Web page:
GATLINBURG Tenn. (WATE) — Rich Mountain Road in the Cades Cove area has been closed until further notice because of a close encounter between a visitor in their vehicle and a bear.

According to officials with the Great Smoky Mountains National Park, the bear had become habituated with humans and vehicles.

The park says the visitor did receive some minor scratches in the incident. Rangers went on to say that visitor did not contribute to the bear’s habituation with humans.

A spokesperson for GSMNP said they do not plan to euthanize the bear as a result of the incident.

The park said the closure started on Saturday, August 5 and will continue until further notice to give the bears in the area on opportunity to eat and forage undisturbed.

“By closing Rich Mountain Road, we are protecting people and bears,” said Superintendent Cassius Cash. “When people intentionally attract bears with human food or pet food it can lead to a dangerous situation for visitors, local communities and the bears.” 

GSMNP says August is a critical time for bears as berries, acorns and other primary food sources are not in season. Because of this, park rangers say bears will often approach vehicles searching for food, and once someone throws food out for the bears or leaves food on the ground, the bear becomes conditioned to the food and the experience.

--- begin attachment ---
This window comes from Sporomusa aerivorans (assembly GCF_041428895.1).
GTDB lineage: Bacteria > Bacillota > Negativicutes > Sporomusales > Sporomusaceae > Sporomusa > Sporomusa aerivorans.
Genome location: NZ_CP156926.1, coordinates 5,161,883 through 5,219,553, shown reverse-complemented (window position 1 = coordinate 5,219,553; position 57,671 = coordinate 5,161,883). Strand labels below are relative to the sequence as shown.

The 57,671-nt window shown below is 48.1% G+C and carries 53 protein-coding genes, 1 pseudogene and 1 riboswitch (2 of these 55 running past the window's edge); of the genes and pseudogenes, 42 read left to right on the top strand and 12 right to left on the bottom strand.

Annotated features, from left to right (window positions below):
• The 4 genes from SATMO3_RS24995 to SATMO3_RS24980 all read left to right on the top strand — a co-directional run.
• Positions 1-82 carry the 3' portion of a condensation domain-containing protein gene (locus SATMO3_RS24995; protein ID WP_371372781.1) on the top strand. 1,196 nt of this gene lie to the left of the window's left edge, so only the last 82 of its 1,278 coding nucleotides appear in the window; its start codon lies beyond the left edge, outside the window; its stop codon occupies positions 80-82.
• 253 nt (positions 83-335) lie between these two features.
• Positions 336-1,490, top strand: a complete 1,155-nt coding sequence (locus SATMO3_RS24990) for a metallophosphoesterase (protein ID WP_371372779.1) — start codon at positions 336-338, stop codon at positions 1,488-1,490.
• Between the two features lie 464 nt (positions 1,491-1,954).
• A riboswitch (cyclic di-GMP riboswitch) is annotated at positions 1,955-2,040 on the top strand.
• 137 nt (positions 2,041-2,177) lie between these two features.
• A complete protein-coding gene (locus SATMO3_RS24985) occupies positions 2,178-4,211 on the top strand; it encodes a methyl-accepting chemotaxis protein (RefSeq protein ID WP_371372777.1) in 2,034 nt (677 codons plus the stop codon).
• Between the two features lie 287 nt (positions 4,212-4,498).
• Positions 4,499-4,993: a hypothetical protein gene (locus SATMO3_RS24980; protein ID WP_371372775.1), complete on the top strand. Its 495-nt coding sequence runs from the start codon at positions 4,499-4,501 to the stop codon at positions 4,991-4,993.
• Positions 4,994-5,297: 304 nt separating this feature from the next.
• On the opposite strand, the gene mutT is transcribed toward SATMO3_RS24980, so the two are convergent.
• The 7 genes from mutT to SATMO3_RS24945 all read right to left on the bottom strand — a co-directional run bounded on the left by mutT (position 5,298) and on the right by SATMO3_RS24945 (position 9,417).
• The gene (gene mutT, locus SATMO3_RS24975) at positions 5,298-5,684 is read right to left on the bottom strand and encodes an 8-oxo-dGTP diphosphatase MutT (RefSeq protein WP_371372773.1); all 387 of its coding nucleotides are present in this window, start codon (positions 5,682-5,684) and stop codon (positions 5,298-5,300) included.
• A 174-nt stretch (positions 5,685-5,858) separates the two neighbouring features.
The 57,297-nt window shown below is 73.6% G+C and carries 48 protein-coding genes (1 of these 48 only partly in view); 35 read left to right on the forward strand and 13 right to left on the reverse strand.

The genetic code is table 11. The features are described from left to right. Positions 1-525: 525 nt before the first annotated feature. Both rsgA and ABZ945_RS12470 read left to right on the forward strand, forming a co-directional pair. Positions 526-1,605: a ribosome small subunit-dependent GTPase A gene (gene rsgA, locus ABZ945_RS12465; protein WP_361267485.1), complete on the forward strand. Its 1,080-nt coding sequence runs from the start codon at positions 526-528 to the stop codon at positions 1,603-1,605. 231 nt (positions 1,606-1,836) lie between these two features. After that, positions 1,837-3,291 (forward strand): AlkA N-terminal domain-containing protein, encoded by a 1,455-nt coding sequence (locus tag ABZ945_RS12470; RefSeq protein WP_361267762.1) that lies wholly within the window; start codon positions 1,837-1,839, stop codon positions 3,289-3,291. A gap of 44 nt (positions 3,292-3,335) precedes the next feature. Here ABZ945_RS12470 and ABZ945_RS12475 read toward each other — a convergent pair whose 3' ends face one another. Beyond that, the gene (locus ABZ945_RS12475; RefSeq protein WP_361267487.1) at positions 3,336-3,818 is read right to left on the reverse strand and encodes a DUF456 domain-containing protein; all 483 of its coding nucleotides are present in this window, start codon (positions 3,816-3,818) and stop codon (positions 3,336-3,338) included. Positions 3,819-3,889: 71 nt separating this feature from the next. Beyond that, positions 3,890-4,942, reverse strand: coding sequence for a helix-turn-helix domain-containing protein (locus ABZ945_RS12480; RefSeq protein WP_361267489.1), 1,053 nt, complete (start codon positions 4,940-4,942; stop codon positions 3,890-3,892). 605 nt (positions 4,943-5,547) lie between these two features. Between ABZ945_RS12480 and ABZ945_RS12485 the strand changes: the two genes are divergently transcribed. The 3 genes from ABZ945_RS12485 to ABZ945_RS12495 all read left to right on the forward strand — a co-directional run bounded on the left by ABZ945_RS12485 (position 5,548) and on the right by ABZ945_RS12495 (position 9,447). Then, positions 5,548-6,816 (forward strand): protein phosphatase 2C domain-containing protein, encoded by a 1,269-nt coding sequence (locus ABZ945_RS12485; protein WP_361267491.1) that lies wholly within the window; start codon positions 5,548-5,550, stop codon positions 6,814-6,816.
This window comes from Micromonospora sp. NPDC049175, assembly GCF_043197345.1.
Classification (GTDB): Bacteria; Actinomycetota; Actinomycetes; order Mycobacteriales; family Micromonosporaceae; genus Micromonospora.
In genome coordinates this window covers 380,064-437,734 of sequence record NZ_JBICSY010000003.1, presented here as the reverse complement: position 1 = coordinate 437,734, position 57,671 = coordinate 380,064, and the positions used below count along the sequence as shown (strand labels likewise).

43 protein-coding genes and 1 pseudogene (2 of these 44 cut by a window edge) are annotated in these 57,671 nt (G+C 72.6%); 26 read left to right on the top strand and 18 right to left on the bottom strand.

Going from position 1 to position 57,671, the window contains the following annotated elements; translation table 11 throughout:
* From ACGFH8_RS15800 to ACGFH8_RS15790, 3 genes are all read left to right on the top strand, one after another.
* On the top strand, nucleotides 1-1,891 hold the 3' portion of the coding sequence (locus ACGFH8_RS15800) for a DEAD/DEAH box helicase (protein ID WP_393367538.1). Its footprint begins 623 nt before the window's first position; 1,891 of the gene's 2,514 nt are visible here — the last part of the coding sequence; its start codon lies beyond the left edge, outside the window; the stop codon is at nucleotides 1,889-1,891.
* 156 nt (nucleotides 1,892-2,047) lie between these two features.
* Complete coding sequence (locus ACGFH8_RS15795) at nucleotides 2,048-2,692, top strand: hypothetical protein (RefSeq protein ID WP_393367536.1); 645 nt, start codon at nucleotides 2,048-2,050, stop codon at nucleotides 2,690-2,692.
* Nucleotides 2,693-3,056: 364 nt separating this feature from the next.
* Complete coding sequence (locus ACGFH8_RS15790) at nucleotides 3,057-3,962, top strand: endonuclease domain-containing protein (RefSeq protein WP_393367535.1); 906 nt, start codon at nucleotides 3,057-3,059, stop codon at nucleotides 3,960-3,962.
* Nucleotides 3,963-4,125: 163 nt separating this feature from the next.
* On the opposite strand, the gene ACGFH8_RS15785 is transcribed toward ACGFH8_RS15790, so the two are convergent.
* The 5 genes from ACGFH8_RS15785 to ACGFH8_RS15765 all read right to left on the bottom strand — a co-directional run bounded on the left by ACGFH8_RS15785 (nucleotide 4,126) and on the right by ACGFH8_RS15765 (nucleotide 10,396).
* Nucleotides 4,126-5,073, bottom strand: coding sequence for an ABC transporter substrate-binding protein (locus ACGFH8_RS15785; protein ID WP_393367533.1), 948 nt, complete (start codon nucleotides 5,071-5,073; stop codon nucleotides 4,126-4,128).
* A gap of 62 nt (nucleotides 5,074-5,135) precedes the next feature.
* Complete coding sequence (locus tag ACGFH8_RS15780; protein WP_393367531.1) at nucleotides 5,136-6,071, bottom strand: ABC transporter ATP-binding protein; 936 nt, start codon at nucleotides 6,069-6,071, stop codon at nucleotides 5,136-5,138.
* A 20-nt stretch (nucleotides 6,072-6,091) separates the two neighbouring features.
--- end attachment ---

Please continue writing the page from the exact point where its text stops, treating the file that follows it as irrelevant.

The park warns that food-conditioned bears may become bold and aggressive in their attempts to obtain human food. Additionally, female bears will teach that dangerous behavior to her cubs.

“Park visitors and residents of local communities can help ensure their safety and the future of black bears by taking responsible steps to prevent bears from becoming conditioned to human food, pet food, and trash. Never intentionally approach, feed, or leave food or trash out for a bear. Do not stop along roadways in the vicinity of bears and always remain 50 yards (150 feet) or more from bears. Photographers should use telephoto lenses. For tips and more information, visit BearWise®, which teaches people how to live and recreate responsibly in bear habitat,” the park said.

Bear incidents or unusual bear activity in the smokies can be reported by calling 865-436-1230.

EDITOR’S NOTE: This story has been updated.